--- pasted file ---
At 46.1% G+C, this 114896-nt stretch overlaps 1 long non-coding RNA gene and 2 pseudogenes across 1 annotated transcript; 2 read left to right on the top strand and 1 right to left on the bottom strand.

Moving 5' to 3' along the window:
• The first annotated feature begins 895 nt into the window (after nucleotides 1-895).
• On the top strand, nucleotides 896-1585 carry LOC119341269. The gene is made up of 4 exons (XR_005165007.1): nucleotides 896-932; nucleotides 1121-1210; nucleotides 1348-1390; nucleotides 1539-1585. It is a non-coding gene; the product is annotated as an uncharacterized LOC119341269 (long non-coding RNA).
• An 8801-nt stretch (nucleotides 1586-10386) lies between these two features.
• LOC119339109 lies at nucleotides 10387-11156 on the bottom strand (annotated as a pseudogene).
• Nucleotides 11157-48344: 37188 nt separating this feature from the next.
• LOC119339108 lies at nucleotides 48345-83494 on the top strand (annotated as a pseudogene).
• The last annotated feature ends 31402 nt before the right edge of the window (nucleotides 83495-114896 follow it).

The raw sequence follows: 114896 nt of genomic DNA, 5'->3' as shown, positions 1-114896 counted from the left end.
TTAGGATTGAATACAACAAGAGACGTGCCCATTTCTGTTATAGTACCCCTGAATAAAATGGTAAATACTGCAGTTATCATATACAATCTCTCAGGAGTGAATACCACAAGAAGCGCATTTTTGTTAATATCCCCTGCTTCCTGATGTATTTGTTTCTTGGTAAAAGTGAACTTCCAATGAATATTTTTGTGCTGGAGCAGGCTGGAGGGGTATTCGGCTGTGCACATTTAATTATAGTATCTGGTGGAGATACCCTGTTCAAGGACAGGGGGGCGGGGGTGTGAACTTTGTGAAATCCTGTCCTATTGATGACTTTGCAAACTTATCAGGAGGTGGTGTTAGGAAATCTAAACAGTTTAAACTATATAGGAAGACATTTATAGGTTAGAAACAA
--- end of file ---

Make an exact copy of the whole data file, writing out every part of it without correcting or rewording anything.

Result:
At 46.1% G+C, this 114896-nt stretch overlaps 1 long non-coding RNA gene and 2 pseudogenes across 1 annotated transcript; 2 read left to right on the top strand and 1 right to left on the bottom strand.

Moving 5' to 3' along the window:
• The first annotated feature begins 895 nt into the window (after nucleotides 1-895).
• On the top strand, nucleotides 896-1585 carry LOC119341269. The gene is made up of 4 exons (XR_005165007.1): nucleotides 896-932; nucleotides 1121-1210; nucleotides 1348-1390; nucleotides 1539-1585. It is a non-coding gene; the product is annotated as an uncharacterized LOC119341269 (long non-coding RNA).
• An 8801-nt stretch (nucleotides 1586-10386) lies between these two features.
• LOC119339109 lies at nucleotides 10387-11156 on the bottom strand (annotated as a pseudogene).
• Nucleotides 11157-48344: 37188 nt separating this feature from the next.
• LOC119339108 lies at nucleotides 48345-83494 on the top strand (annotated as a pseudogene).
• The last annotated feature ends 31402 nt before the right edge of the window (nucleotides 83495-114896 follow it).

The raw sequence follows: 114896 nt of genomic DNA, 5'->3' as shown, positions 1-114896 counted from the left end.
TTAGGATTGAATACAACAAGAGACGTGCCCATTTCTGTTATAGTACCCCTGAATAAAATGGTAAATACTGCAGTTATCATATACAATCTCTCAGGAGTGAATACCACAAGAAGCGCATTTTTGTTAATATCCCCTGCTTCCTGATGTATTTGTTTCTTGGTAAAAGTGAACTTCCAATGAATATTTTTGTGCTGGAGCAGGCTGGAGGGGTATTCGGCTGTGCACATTTAATTATAGTATCTGGTGGAGATACCCTGTTCAAGGACAGGGGGGCGGGGGTGTGAACTTTGTGAAATCCTGTCCTATTGATGACTTTGCAAACTTATCAGGAGGTGGTGTTAGGAAATCTAAACAGTTTAAACTATATAGGAAGACATTTATAGGTTAGAAACAA